The Wrong Man (1957)
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One night in l953, Christopher Emmanuel Balestrero, a bass player at Manhattan's Stork Club, was walking home when he was accosted by two policemen. The detectives presented Balestrero to several witnesses who identified him as an armed robber, and soon the hapless musician found himself behind bars. Despite his protests of innocence, he stood trial; though the proceeding resulted in a mistrial, his life became a shambles and his wife snapped under the pressure, eventually being committed to a mental hospital. The police did find the criminal before Balestrero's new trial could open, and he was set free, but not before having been put through the machinery of New York's jail and legal system.
Manny Balestrero's story caught the eye of Alfred Hitchcock after reading a Life Magazine article, and it immediately appealed to the director. Hitchcock sought out playwright Maxwell Anderson, on the strength of his stage version of The Bad Seed, but the screenplay that Anderson turned in had an oddly detached quality that was at odds with what Hitch was looking for. The director then turned to screenwriter Angus McPhail to fix the various problems with Anderson's script. The two proceeded to visit all the locations of the story and the real Balestrero's life. In keeping with Hitchcock's scrupulous attention to detail and verisimilitude, the director sought out the Balestrero family's summer resort in upstate New York, and even Ossinning's Greenmont Sanitorium, where the poor Rose Balestrero was committed.
The final result was a picture that was well outside of the fare that Hitch's fans were used to. The Wrong Man (1957) featured no suspenseful chases, no cliffhanger action segments, and not even any of Hitchcock's trademark comic relief. Instead, it took a semi-documentary approach, with Henry Fonda as the bewildered Manny, and Vera Miles as his high-strung, long-suffering wife. Its stark black-and-white look even dispensed with many of Hitch's stylistic trademarks, opting for a nearly newsreel-style authenticity. The result was a movie that was a hit with audiences, but the fact that it was a true story, combined with its subdued tone, made it one of the director's more subtly terrifying films. Surprisingly, critical reception was lukewarm. The New York Times' A.H. Weiler noted, "Frighteningly authentic, the story generates only a modicum of drama", and described Fonda's performance as "disquietingly even". Nonetheless, The Wrong Man is an harrowing film made all the more unnerving by the fact that a quirk of fate could land the viewer in the same predicament as Manny Balestrero.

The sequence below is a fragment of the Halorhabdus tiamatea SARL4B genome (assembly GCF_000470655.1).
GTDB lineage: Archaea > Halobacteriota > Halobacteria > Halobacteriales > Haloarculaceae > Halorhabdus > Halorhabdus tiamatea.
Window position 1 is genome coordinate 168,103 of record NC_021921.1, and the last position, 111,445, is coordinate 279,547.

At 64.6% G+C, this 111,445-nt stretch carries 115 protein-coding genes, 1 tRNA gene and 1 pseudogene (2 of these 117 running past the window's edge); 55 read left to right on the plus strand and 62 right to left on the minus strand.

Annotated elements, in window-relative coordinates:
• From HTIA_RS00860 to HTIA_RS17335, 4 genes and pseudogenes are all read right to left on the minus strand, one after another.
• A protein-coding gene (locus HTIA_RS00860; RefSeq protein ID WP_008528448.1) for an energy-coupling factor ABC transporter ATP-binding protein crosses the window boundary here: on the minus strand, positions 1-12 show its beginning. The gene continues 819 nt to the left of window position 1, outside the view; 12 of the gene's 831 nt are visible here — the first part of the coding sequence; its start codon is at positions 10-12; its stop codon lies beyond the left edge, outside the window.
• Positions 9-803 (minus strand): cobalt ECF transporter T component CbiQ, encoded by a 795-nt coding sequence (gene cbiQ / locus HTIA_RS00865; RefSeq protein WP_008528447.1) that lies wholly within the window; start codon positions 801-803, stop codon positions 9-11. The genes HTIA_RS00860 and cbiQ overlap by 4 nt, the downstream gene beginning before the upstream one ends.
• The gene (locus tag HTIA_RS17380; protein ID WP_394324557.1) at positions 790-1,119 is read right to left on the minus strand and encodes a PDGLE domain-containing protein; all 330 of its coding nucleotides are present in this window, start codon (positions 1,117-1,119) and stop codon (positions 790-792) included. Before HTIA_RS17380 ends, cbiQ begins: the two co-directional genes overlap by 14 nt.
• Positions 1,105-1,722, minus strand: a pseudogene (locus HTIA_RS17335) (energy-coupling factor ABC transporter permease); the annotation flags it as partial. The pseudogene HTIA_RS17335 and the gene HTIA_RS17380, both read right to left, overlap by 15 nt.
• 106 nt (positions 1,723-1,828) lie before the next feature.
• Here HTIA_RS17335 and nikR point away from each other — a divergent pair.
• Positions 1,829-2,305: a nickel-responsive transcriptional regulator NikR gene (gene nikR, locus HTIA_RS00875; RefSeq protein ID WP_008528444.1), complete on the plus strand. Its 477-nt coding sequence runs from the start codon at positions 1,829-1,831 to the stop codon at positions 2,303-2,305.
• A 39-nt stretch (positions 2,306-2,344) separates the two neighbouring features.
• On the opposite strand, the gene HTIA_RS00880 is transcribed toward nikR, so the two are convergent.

Director: Alfred Hitchcock
Producer: Alfred Hitchcock, Herbert Coleman (associate)
Screenplay: Maxwell Anderson, Angus MacPhail
Cinematography: Robert Burks
Music: Bernard Herrmann
Art Direction: Paul Sylbert
Cast: Henry Fonda (Manny Balestrero), Vera Miles (Rose Balestrero), Anthony Quayle (Frank O'Connor), Harold Stone (Lt. Bowers), John Heldabrand (Tomasini), Doreen Lang (Ann James).
by Jerry Renshaw